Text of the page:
• October 18, 2019
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Queens Chronicle

Honk, honk — rally targets speeders

Woodhaven Blvd. drivers get a late-night reminder to slow down

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Posted: Thursday, August 22, 2019 10:30 am

Long after dark, when the traffic on Woodhaven Boulevard dies down and the speed of cars picks up, drivers last Friday got a surprise.

More than 20 people lined the traffic median strips at 91st Avenue waving signs that said a man had been killed three weeks earlier crossing the boulevard at that spot and asking them to slow down.

It was an unusual protest, if only for the hour that it began, 11 p.m.

The demonstration was as grassroots as it gets, organized by Woodhaven civic activist Ed Wendell with his friends and neighbors following the death of a 56-year-old Dunkin’ Donuts worker who was struck by a hit-and-run driver in the early morning hours of July 25.

The strategic protest was staged at the spot where Sivananaintha Perumal, a native of India who had left his family behind to work in America more than decade ago, was killed.

When the traffic lights on the boulevard turned red, the protesters walked onto the crosswalk and silently held their signs up for stopped motorists to see.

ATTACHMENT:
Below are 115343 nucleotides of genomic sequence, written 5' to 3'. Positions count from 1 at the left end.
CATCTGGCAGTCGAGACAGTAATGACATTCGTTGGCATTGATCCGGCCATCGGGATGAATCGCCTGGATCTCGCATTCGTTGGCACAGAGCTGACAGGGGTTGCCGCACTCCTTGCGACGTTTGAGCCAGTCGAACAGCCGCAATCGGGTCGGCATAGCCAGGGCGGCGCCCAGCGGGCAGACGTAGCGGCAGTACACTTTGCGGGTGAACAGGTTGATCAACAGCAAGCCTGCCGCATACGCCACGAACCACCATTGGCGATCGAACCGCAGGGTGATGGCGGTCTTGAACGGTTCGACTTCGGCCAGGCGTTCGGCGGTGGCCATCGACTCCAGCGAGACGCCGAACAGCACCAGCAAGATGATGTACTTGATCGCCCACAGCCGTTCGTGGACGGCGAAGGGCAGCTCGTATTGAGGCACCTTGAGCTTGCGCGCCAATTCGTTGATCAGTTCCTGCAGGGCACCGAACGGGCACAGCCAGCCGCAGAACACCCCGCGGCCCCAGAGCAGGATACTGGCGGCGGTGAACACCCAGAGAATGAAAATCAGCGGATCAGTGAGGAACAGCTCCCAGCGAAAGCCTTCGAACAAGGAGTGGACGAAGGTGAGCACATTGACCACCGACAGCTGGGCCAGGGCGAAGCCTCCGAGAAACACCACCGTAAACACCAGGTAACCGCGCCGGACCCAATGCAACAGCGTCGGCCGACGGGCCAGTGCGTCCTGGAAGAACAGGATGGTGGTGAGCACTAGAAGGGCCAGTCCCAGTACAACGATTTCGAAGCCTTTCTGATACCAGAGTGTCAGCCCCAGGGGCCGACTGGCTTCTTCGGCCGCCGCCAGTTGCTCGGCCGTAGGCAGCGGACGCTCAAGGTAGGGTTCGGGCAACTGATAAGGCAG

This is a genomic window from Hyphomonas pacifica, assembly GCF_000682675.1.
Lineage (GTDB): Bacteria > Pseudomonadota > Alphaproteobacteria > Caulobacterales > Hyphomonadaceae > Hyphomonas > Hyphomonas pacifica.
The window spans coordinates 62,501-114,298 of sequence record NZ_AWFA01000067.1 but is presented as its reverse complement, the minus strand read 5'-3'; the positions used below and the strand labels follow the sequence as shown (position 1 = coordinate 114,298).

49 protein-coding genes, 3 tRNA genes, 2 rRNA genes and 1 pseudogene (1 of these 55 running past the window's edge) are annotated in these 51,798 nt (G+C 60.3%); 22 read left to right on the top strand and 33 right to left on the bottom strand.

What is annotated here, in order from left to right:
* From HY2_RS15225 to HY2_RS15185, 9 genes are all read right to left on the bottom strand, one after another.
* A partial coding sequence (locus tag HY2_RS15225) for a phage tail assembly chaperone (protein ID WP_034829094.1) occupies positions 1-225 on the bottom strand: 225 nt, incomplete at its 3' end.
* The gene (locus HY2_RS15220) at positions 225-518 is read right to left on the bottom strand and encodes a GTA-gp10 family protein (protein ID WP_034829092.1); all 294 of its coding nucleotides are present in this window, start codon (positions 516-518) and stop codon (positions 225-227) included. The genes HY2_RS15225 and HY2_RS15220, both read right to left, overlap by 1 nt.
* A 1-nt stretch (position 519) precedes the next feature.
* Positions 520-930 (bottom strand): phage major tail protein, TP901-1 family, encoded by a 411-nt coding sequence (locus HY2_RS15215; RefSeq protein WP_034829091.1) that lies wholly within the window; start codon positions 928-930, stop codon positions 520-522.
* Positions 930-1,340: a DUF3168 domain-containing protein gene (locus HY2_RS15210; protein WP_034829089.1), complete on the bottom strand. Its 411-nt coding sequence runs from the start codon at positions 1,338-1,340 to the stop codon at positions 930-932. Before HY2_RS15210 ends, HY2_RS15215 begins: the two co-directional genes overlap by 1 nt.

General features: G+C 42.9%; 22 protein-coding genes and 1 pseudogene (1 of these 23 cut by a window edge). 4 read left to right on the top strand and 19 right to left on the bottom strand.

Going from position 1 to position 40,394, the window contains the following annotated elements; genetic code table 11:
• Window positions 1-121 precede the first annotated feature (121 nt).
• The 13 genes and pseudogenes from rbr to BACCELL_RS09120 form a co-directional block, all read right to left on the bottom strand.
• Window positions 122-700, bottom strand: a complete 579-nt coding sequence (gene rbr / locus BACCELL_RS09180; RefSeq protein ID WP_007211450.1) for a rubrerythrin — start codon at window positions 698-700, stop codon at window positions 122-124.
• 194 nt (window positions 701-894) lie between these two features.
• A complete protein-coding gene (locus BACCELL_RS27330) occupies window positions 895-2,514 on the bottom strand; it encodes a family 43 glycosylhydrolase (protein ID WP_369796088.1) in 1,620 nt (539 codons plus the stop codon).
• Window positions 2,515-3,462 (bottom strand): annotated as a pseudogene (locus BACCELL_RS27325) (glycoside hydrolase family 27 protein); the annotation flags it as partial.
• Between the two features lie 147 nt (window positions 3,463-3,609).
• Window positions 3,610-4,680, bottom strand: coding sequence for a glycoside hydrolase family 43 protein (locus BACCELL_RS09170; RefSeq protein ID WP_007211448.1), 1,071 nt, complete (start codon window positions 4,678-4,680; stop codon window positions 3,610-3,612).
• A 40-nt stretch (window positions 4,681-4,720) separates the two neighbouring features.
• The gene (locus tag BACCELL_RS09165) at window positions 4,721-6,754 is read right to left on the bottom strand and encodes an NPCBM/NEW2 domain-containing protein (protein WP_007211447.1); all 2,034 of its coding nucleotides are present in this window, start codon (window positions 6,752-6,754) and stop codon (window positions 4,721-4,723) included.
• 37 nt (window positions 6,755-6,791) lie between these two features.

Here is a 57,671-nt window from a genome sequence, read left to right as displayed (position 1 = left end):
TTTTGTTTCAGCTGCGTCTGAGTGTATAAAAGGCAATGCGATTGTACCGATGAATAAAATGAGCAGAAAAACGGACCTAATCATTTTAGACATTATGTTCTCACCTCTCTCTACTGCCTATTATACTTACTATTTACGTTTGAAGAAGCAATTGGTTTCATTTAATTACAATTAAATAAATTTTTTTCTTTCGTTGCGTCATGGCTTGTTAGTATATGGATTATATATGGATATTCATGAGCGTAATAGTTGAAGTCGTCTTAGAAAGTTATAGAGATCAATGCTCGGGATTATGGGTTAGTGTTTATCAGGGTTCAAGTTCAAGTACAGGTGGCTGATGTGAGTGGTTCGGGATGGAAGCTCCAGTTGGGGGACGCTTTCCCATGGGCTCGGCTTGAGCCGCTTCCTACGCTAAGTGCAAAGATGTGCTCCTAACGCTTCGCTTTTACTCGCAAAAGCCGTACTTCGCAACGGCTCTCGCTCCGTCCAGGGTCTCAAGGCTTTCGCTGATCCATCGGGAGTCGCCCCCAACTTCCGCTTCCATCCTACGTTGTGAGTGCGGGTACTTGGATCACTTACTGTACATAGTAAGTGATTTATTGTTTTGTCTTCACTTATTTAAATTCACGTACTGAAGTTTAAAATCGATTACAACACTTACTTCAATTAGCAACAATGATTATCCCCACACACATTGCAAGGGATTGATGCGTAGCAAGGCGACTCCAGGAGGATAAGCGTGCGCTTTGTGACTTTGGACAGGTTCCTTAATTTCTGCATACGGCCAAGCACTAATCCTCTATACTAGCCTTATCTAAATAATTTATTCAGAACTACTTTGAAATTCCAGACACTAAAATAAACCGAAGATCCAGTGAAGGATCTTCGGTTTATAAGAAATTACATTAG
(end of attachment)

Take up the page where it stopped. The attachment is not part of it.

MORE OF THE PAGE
“The car was going 92 mph,” read one of the protest signs.

“Speed kills people like us,” read another.

The protesters scurried back to safety before the lights changed back to green.

“The cars are flying at that hour,” said Wendell. “It’s a scary place to be.”

The size of the group was purposefully kept to a minimum, said Wendell, because of the possible dangers.

“I was worried about too many people going out onto the boulevard at one time,” he said.

While some drivers at that hour seemed surprised to see the protesters, said Wendell, “most people just sat there.

“A lot of people who went by beeped. And there were a few jerks,” he said, who made a show of gunning their motors and pulling away quickly when the traffic light changed.

“We’re going to do it again, definitely,” said Wendell.

“Next time, I’d like to do it at 4 or 5 in the morning,” he said. “That’s when you will catch a lot of people” with the message to slow down.

He added that the demonstrators hoped city officials would kick up traffic enforcement during the late hours.

“If they just scheduled an officer to be here twice a week at that hour, they’d catch a bunch of people,” Wendell said.

“I bet those flashing lights of someone getting pulled over would set an example for all the other drivers.”

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